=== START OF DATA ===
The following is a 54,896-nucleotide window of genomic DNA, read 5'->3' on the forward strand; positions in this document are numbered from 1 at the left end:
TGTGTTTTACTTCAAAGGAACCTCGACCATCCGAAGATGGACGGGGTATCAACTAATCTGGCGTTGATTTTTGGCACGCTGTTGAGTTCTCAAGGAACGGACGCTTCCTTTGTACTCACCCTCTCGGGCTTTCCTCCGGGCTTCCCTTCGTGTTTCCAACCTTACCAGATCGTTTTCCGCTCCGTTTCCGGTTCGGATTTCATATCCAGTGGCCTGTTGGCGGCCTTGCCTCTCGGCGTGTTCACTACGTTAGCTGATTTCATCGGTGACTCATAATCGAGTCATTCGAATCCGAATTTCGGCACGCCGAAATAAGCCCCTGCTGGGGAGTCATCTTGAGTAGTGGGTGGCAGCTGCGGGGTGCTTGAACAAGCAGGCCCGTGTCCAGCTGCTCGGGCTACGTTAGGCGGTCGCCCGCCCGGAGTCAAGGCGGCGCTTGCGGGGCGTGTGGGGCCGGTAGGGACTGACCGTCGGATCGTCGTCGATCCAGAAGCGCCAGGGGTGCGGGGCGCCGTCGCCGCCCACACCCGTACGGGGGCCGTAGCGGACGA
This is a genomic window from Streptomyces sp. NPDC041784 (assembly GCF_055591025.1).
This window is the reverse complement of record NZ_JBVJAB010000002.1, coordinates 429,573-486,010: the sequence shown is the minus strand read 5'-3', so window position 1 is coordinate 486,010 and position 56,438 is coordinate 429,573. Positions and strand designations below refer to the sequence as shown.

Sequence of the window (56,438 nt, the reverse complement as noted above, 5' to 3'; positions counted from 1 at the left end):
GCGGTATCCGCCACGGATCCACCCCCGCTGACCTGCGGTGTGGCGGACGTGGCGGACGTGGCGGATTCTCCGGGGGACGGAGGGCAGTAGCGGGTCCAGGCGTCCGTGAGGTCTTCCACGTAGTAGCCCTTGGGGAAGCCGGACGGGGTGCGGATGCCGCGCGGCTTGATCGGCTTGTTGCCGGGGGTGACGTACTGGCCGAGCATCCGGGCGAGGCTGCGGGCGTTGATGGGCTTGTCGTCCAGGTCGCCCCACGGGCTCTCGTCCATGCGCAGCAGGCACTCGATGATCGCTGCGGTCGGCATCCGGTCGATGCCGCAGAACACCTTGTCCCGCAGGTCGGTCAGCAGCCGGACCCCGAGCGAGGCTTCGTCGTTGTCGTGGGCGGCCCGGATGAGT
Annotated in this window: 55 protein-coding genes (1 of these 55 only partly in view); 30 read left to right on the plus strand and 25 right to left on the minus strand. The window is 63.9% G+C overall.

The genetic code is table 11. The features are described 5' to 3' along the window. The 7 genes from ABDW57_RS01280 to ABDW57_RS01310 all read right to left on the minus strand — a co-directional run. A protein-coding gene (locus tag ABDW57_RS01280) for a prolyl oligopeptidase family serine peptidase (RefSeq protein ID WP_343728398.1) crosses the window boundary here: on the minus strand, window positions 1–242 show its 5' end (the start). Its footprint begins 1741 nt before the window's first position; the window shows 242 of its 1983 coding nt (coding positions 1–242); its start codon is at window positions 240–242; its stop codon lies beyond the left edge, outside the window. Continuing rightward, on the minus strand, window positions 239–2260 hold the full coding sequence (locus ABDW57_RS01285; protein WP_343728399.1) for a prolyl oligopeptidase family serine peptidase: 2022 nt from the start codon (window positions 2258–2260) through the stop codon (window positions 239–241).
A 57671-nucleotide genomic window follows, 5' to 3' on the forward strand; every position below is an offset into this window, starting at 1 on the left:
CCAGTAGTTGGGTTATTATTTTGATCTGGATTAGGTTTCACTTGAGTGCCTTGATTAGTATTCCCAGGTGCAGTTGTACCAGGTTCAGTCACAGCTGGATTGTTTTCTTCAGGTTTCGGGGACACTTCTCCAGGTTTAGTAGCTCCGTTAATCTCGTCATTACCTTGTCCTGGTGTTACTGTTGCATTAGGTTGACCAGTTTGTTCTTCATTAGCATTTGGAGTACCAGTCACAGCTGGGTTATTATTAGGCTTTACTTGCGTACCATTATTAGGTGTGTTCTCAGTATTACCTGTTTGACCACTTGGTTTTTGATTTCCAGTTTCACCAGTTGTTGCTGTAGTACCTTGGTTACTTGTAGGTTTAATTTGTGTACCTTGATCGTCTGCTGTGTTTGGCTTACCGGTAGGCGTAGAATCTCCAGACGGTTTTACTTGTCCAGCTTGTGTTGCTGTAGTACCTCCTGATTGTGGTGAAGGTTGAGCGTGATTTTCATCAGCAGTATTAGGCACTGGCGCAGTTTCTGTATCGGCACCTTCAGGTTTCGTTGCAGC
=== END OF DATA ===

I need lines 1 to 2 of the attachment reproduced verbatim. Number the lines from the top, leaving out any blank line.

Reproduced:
The following is a 54,896-nucleotide window of genomic DNA, read 5'->3' on the forward strand; positions in this document are numbered from 1 at the left end:
TGTGTTTTACTTCAAAGGAACCTCGACCATCCGAAGATGGACGGGGTATCAACTAATCTGGCGTTGATTTTTGGCACGCTGTTGAGTTCTCAAGGAACGGACGCTTCCTTTGTACTCACCCTCTCGGGCTTTCCTCCGGGCTTCCCTTCGTGTTTCCAACCTTACCAGATCGTTTTCCGCTCCGTTTCCGGTTCGGATTTCATATCCAGTGGCCTGTTGGCGGCCTTGCCTCTCGGCGTGTTCACTACGTTAGCTGATTTCATCGGTGACTCATAATCGAGTCATTCGAATCCGAATTTCGGCACGCCGAAATAAGCCCCTGCTGGGGAGTCATCTTGAGTAGTGGGTGGCAGCTGCGGGGTGCTTGAACAAGCAGGCCCGTGTCCAGCTGCTCGGGCTACGTTAGGCGGTCGCCCGCCCGGAGTCAAGGCGGCGCTTGCGGGGCGTGTGGGGCCGGTAGGGACTGACCGTCGGATCGTCGTCGATCCAGAAGCGCCAGGGGTGCGGGGCGCCGTCGCCGCCCACACCCGTACGGGGGCCGTAGCGGACGA